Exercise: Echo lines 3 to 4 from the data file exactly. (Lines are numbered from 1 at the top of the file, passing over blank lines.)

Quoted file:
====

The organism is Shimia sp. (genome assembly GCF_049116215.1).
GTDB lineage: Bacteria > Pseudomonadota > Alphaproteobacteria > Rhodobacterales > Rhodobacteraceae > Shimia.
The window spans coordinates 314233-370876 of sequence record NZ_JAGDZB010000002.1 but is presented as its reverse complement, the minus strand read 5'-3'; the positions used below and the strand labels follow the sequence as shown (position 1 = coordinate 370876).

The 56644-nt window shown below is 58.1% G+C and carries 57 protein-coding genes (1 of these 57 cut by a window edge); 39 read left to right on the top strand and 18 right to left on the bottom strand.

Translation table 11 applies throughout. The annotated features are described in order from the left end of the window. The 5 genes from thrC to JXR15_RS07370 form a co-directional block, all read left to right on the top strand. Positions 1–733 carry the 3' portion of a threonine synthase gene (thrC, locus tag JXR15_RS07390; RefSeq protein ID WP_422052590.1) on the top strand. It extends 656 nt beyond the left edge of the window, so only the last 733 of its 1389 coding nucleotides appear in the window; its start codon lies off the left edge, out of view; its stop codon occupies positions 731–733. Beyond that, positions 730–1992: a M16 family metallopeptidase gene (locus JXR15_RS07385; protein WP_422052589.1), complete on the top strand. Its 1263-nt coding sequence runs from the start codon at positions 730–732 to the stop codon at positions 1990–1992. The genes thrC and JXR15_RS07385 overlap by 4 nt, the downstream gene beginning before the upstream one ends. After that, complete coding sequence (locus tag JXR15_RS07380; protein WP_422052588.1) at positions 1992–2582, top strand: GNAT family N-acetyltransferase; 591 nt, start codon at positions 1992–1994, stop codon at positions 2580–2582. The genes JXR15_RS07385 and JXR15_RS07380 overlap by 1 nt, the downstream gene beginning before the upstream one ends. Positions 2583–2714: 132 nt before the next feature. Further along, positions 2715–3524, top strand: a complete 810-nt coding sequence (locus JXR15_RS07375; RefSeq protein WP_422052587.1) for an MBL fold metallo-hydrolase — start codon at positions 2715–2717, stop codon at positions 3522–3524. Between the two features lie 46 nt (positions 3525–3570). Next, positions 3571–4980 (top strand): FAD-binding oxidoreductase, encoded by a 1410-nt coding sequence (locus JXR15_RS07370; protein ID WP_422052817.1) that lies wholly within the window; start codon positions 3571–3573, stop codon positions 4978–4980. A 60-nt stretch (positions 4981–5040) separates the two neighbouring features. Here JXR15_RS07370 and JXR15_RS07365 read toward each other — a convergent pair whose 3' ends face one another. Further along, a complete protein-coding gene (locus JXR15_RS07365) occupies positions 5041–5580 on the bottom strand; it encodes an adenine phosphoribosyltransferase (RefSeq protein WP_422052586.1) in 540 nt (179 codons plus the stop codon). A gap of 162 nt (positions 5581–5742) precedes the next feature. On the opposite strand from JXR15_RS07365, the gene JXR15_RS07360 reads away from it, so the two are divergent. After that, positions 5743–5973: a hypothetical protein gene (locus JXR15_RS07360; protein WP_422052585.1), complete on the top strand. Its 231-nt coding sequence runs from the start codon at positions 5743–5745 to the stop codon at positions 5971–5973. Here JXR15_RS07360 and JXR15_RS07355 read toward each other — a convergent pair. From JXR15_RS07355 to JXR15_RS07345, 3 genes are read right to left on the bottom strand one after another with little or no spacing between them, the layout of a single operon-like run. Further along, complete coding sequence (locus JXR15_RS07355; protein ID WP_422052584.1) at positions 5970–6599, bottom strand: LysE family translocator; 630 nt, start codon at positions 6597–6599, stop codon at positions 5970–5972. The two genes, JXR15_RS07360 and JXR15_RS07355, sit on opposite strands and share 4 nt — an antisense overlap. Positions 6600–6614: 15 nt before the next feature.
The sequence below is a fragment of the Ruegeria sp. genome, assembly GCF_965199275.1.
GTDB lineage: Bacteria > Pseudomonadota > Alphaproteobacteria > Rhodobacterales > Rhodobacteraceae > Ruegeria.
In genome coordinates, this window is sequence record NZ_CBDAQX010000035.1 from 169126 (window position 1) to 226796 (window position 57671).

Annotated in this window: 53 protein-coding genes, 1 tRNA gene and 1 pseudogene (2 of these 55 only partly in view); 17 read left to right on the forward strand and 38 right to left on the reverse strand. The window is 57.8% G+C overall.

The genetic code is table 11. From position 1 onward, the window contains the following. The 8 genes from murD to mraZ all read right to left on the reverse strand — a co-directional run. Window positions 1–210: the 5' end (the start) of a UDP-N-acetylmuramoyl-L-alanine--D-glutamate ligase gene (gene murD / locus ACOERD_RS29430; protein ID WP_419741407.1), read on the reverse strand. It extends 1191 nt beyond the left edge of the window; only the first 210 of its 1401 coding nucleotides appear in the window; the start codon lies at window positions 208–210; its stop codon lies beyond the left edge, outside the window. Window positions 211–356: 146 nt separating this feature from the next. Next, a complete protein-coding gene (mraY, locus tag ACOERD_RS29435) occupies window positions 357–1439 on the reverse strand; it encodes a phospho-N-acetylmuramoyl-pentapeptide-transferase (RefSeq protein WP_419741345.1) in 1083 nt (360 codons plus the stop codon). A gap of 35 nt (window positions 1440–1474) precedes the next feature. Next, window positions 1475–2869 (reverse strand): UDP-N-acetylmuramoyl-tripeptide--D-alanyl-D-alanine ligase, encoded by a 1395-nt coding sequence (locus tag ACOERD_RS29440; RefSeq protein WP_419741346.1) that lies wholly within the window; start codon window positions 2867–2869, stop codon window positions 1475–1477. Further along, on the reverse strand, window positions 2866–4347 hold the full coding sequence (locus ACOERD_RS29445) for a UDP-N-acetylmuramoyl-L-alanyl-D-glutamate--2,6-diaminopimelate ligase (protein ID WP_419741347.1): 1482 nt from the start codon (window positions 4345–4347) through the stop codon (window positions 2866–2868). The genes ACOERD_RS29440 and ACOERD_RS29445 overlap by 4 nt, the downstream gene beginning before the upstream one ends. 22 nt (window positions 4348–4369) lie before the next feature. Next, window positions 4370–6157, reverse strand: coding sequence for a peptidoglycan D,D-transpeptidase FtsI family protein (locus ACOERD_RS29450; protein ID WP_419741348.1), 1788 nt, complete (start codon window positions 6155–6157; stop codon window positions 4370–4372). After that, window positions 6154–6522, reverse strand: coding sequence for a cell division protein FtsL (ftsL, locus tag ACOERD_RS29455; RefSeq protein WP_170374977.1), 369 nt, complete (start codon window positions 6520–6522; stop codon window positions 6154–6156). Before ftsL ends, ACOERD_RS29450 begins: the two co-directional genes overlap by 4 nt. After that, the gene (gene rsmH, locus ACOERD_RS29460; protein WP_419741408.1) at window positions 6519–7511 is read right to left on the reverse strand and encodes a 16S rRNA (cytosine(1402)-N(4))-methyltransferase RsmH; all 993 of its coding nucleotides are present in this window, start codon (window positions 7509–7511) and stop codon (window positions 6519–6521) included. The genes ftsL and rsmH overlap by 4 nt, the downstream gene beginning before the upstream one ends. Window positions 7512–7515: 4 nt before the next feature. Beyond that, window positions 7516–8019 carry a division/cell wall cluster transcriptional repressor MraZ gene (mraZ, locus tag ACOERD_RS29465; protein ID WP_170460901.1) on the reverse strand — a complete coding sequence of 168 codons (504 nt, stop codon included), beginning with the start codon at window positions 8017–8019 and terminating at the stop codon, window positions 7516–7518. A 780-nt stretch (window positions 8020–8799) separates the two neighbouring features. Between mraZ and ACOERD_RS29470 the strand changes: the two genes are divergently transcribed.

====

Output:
The window spans coordinates 314233-370876 of sequence record NZ_JAGDZB010000002.1 but is presented as its reverse complement, the minus strand read 5'-3'; the positions used below and the strand labels follow the sequence as shown (position 1 = coordinate 370876).

The 56644-nt window shown below is 58.1% G+C and carries 57 protein-coding genes (1 of these 57 cut by a window edge); 39 read left to right on the top strand and 18 right to left on the bottom strand.